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Leprosy Follow-up

  • Author: Darvin Scott Smith, MD, MSc, DTM&H; Chief Editor: Michael Stuart Bronze, MD  more...
Updated: May 09, 2016

Further Outpatient Care

The WHO recommends that the monthly doses of rifampin be administered under direct observation during the visit.

Monthly outpatient follow-up is recommended during treatment, although weekly visits may be necessary if the patient experiences a leprosy reaction.

Follow-up laboratory studies during treatment include the following:

  • Urinalyses
  • CBC count
  • Creatinine
  • Liver function tests

Yearly skin scrapings taken from the 3 or 4 most active lesions are recommended.

Response to treatment

Successful treatment can result in flattening and elimination of nodules, papules, and plaques, as well as improved nerve function. Bacillary load is rarely a convenient method of assessing response to treatment. Noncompliance or drug resistance should be suspected if intact organisms are present after several months of treatment.

Once treatment is completed, the patient should be monitored for the next 5-10 years to evaluate for signs of relapse. To date, the relapse rate following completion of multidrug therapy has been 1% for both types of leprosy. In such cases, new bacillus-positive lesions may develop and should be treated with a thorough US regimen that incorporates once-daily rifampin (see Treatment).

Patients who have been successfully treated occasionally develop reversal reactions and further neuropathy. If skin biopsy samples are bacillus-negative, these patients are deemed to have a reversal reaction (see Complications).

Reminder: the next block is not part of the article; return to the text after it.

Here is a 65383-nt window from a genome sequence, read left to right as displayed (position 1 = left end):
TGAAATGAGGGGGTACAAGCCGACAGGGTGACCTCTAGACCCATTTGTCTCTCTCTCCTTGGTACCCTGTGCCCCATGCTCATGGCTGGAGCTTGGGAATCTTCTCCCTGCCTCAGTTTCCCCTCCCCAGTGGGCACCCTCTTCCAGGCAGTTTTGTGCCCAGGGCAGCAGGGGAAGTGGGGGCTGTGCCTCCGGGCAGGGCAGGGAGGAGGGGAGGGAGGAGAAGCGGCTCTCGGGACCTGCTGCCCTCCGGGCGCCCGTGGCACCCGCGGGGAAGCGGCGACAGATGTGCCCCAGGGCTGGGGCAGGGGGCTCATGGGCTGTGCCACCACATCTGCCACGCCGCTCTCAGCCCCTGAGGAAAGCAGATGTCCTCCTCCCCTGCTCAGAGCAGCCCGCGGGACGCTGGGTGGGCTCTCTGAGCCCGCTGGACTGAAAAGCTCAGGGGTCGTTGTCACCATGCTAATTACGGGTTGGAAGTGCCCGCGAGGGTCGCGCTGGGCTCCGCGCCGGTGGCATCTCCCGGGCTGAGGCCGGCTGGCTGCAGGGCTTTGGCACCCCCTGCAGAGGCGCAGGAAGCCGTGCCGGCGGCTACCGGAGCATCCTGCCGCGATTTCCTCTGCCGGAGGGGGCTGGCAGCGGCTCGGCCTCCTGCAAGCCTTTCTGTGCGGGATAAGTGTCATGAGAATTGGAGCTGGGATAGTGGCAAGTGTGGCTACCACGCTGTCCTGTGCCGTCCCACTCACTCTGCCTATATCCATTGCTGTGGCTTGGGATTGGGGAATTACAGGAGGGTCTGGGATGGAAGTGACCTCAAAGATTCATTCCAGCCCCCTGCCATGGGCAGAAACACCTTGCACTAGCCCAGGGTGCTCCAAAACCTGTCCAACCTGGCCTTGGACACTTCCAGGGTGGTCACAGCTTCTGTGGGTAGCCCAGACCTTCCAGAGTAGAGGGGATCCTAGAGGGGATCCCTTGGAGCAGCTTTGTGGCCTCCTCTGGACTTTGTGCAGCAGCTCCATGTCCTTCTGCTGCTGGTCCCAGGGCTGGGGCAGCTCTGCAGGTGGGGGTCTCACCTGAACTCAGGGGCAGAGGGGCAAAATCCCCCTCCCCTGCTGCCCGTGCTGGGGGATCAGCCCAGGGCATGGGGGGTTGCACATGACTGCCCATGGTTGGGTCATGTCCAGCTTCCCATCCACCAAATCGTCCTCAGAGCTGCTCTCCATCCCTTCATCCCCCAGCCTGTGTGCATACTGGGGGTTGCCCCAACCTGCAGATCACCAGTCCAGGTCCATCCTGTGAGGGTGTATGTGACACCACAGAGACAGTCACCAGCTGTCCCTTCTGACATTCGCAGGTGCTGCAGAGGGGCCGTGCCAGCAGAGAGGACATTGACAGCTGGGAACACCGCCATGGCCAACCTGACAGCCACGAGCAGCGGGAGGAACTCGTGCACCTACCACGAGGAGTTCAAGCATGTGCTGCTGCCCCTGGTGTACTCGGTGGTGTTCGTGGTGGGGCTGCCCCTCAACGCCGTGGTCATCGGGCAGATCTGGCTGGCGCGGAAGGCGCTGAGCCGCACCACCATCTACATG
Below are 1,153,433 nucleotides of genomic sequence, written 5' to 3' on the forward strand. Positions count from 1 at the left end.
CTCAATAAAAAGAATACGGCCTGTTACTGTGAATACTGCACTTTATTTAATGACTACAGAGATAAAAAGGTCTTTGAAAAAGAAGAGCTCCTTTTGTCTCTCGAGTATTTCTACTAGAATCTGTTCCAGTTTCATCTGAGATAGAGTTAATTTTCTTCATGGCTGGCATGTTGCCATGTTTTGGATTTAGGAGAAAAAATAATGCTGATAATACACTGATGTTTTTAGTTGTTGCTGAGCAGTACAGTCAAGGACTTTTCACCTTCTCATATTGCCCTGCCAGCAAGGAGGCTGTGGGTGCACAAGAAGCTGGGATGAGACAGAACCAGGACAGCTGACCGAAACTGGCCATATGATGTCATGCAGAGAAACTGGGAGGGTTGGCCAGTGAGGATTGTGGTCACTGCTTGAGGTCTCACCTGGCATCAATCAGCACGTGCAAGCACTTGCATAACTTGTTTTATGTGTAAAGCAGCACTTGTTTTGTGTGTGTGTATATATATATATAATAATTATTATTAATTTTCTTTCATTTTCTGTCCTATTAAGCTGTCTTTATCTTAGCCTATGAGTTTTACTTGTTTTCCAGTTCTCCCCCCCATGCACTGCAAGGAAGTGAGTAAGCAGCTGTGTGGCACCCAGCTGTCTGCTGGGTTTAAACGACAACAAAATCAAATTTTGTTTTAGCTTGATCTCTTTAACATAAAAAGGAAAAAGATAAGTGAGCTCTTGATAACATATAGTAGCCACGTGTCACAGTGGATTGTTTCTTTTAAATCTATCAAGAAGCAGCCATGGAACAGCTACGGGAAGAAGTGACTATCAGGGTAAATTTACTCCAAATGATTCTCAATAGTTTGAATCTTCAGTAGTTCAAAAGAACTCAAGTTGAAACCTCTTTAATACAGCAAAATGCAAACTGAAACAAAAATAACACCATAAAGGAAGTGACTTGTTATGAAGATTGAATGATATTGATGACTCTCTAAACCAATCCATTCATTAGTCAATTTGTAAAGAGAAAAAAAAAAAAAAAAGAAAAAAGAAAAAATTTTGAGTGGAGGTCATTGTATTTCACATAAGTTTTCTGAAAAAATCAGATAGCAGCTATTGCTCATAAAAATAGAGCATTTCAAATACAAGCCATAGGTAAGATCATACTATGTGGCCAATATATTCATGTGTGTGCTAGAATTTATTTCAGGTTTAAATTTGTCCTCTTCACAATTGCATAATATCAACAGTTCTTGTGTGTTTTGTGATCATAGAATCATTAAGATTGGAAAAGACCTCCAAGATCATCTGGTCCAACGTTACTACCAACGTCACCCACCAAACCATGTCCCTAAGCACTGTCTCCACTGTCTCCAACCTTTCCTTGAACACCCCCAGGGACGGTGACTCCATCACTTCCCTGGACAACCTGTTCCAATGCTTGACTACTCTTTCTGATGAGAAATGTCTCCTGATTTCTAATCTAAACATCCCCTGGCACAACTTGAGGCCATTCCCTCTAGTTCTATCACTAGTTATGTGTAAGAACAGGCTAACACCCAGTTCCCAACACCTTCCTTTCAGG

Information campaigns about leprosy in high-risk areas are essential so that patients and their families, who were historically shunned from their communities, are encouraged to come forward and receive treatment.

Early diagnosis and treatment with multidrug therapy is the most effective way of preventing disabilities from leprosy, as well as preventing further transmission of the disease.[7]



Recovery from neurologic impairment is limited, but skin lesions generally clear within the first year of therapy. Discoloration and skin damage typically persist.

Physical therapy, reconstructive surgery, nerve and tendon transplants, and surgical release of contractures have all contributed to increasing the functional ability in patients with leprosy. A common residual deformity is insensitive feet, as seen in persons with diabetes.


Patient Education

Regional ambulatory clinics: The National Hansen's Disease Programs (NHDP) provide outpatient services and medical care to patients with leprosy in the United States and Puerto Rico. With the goals of prevention and early detection, the program supports delivery of services in areas with considerable populations of patients with leprosy. For additional information about these free services, contact the NHDP directly at 1-800-642-2477. The NHDP Center in Baton Rouge, La, provides free histopathologic services to facilitate diagnosis. Eleven outpatient HD clinics are located at hospitals, universities, and public health departments in Arizona, California, Florida, Illinois, Massachusetts, New York, Puerto Rico, Texas, and Washington. These clinics provide the following services:

  • Skin biopsy diagnostic confirmation
  • Additional medical care
  • Hospitalization for treatment complications
  • Consultations
  • Materials for professional and patient education

Patients with leprosy should be advised about the importance of continuing long-term therapy until the course of antibiotics is completed. The WHO recommends that the monthly administration of rifampin be directly observed.